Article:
The (mild) battle for Beit Hashalom

Police come in through main door; surprised, settlers don't have time to hurl nail-laced potatoes.

Jewish settler hurling rock 248.88 (photo credit: AP)
Jewish settler hurling rock 248.88
(photo credit: AP)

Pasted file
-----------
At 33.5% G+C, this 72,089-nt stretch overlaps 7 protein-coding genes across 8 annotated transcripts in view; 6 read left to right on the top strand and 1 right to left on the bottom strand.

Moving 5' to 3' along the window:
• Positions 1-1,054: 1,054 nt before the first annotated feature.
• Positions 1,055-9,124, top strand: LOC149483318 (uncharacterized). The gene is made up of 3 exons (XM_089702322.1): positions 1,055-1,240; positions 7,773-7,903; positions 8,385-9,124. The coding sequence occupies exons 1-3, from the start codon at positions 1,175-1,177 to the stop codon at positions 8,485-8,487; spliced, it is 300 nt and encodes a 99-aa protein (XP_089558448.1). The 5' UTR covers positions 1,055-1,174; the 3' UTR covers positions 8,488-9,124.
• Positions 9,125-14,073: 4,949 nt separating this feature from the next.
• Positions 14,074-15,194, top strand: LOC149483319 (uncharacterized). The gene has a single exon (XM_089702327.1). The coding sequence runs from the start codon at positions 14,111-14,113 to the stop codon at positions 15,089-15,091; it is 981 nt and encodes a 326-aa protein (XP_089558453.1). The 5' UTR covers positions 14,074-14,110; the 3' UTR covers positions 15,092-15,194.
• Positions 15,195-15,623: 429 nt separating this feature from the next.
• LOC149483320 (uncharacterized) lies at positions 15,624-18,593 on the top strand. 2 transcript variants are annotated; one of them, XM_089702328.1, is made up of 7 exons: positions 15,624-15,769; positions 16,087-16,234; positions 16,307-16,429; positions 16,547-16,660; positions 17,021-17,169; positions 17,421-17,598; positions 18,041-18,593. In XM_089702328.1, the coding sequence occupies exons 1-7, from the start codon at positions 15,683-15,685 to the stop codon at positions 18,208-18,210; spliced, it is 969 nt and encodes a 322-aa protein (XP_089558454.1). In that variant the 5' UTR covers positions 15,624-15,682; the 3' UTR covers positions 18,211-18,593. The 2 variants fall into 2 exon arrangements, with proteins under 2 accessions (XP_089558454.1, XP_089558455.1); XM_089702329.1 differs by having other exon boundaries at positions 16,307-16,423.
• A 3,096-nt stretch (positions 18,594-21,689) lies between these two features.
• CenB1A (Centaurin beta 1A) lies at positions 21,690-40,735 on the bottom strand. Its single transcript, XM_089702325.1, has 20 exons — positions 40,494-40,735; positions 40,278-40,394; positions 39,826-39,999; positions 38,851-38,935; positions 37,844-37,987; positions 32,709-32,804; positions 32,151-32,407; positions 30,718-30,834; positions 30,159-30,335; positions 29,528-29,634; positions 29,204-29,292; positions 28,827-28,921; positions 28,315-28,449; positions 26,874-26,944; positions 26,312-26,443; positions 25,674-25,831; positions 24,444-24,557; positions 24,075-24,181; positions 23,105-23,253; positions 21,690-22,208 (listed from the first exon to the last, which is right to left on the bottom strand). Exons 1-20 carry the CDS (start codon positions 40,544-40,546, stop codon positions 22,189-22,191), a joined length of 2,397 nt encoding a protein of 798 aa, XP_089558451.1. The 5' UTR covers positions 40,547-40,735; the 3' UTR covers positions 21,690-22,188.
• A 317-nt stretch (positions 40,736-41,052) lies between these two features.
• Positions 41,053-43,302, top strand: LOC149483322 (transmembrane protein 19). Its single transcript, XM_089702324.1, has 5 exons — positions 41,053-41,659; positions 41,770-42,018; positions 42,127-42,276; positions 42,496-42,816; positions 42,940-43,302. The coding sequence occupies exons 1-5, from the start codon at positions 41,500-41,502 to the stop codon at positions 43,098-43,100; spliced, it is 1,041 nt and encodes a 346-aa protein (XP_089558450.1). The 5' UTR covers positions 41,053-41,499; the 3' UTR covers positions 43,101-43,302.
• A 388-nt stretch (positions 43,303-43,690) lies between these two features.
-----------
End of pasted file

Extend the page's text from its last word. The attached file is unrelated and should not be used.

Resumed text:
At around 2:30 p.m. on Thursday, the impromptu basket ball game a number of right wing activists were playing with a soccer ball was the only action in front of the four-story Hebron apartment building known as Beit Hashalom. As the ball bounced off the tire strung onto a utility poll to serve as a hoop, one of Hebron's settler leaders, Baruch Marzel, walked quickly toward the building. He looked worried. "I just heard that the police are on their way," he told a few of the activists as he strode past. The warning of a possible imminent evacuation was just the latest of several that had spread over the last few days. Only this time, it was for real. On Sunday night and again on Wednesday morning, telephone calls and text messages had gone out nationwide, urging supporters to stream this way and try to prevent the security forces from clearing out the nine Jewish families who had lived here since March 2007. On Wednesday afternoon, the sandy lot in front of the building had teemed with activists, mostly teens and young adults. Looking to issue a deterrent statement about their power and unpredictable strategy, they threw rocks at border policemen and temporarily took over two empty structures elsewhere in the city. But on Thursday, there were few to heed Marzel's warning. Where riot police had thrown stun grenades only a day before, a new calm had descended. A few teens were reading the papers to see what headlines they had received for Wednesday's activities. On an outdoor table, a pile of bread was already hardening from breakfast. In the nearby Muslim cemetery, Palestinian mourners had just finished a funeral. One activists joked it was the most highly publicized funeral the cemetery had seen; bored photographers, with little else to do, paused to shoot it. Near a main metal door, a number of spokesmen for the settlers' group discussed that morning's meeting between the Council of Jewish Communities of Judea, Samaria and the Gaza Strip and Defense Minister Ehud Barak. The council had asked the Defense Ministry to allow the families to remain in the building until the Jerusalem District Court settled the property dispute between the Hebron Jewish community, which claims to have purchased the structure for close to a million dollars, and the Palestinian "vendor" who has said that no such deal took place. The council argued that the best way to solve the problem was to fast-track the court proceedings. At the end of the meeting, Barak told the Council heads that "settler leaders and the inhabitants of Beit Hashalom must abide by the law and evacuate the house as instructed by an existing court ruling, while simultaneously going to a hastened court proceeding over the future of the house." Community spokeswoman Orit Struck said the council did not represent them and that their own representatives had been in contact in the last 24 hours with officials from the Defense Ministry in hopes of striking a deal. She said that at midnight, the community's attorney had received a call from the Defense Ministry and been asked to prepare an informal document as the basis for an agreement between the two sides. Close to 2 p.m. Thursday, Struck said, her attorney told her to leave Beit Hashalom and return home, so he could fax her the document for her consent. But in spite of such efforts, the defense minister issued a statement which said that the evacuation had been ordered "after all the dialogue failed and after meetings with Council leaders did not bring resolution." Unaware of the order, activists holed up inside the Hebron building continued to seek ways to work with the Defense Ministry and others got ready for a violent confrontation, even as two vans pulled up to the structure. Within seconds, Border Police personnel dressed in riot gear and holding large plastic shields tumbled out of the van and surrounded the building. Other policemen came through side paths, including the Muslim cemetery, to create a protective ring. For months, activists had warned that the evacuation of this structure would be met by violence more severe than the clashes which occurred when security forces demolished nine homes at the Amona outpost in the winter of 2006. That evacuation lasted half a day, and some 200 police and activists were injured in the clashes. In contrast on Thursday, police easily entered Beit Hashalom through the main metal door by the sandy lot. At the side entrance, they sawed their way in. From the porches and windows, activists threw eggs and paint bombs at the officers. One officer was wounded when acid was thrown at his face. But for the most part, activists practiced non-violent resistance or struggled using only their hands and feet. In the large common room on the ground floor, used as both a dining area, a synagogue and a study hall, police threw protesters out the door one by one. In some cases, head first. In others, they were dragged over the metal stoop. One elderly man with a white beard, dressed in black pants and a white button-down shirt, shrugged the soldiers off as he walked out. Angrily he turned around and asked, "Tell me, are you a Jew?", as a policeman prodded him along. Inside the synagogue area, in a scene reminiscent of the evacuation of the Neveh Dekalim synagogue in Gush Katif in 2005, dozens of teens huddled in a corner. They locked arms and sang out, "Here O' Israel, the Lord is our God, the Lord is one," in a plaintive wail. Police pulled them apart one by one and dragged them out; in some cases it took four officers, each holding a limb. As the last of teens was evacuated, police knocked down a light partition wall in the nearby side hallway that led to a small apartment which had housed a family with small children. A number of women clutching youngsters were quietly led out. It took almost an hour to secure the building. But outside, activists and police continued to struggle as some teens attempted to return to the building by climbing up a side path. Their way was blocked by border police. Initially the teens tried to push back, but then they changed their tactic, sat down on the ground and refused to move. As he sat on a rock, one teen took out a religious text and tried to study. As he leaned against the wall, another prayed. Some wore white T-shirts with a photograph of the building that vowed, "There will be a battle for Beit Hashalom." Police dragged each youngster down the hill, with some kicking and prodding with batons. One policeman, waving a stick, yelled at the activists, "Yallah!" The activists called out to the officers that they were "Nazis" or that they should "Burn in hell." "You should be ashamed," one yelled. "Go tell your children that you took families out of their homes in Hebron," said another. "You are partners to a crime," said one man who observed the proceedings from behind a wall. One activist pleaded with the police not to push him. He said he would stand up and walk away on his own. The officers ignored him and sent him down the slope on his back. One distraught girl , her path blocked by police officers, yelled out, "I just want to return to my country." A policeman pushed her down as well. She fell on her back and cried out as a medic came to examine her. Border police also used stun grenades to disperse the activists. In the midst of the struggle, two officers walked down the hill with a baby carriage. Overall, according to police and the Judea and Samaria Rescue Service (Hazala Yosh), some 23 activists and four police personnel were lightly wounded. One female teen who was injured in her stomach was taken by helicopter to Shaare Zedek Hospital in Jerusalem. Police said that overall some 100 people were evacuated form the structure and that six were arrested, including Daniella Weiss, the former head of the Kedumim Regional Council. Once the structure was cleared out, reporters were allowed to wander through it. Food was still on the tables in a number of apartments. A teddy bear lay on the floor in the debris of one. In another, the floor by a window was smeared with egg yolks. On the porch of one apartment was a knapsack filled with potatoes laced with nails. Next to it was a box of paint bombs. Stacked behind them was cleaning fluid. On the roof, activists had collected piles of rocks. On one corner they had erected a metal poles, to which they attached tires to fling out at the officers below. But due to the surprise of the operation, Border Police spokesman Dani Poleg said, the roof was cleared out within minutes. The entire operation involved 600 border policeman and IDF troops. "Had we not come by surprise there would have been different results and more violence," Dep.-Cmdr. Avshalom Peled, the Hebron Police chief, said. Outside the structure at the end of the day stood a woman who had lived in the home for the last year and a half. She wore a skirt and her head was covered with a scarf. Strapped onto her stomach was a baby. Her path back to the home was blocked by a policeman who told her she had to leave. "I just want to go home," she said.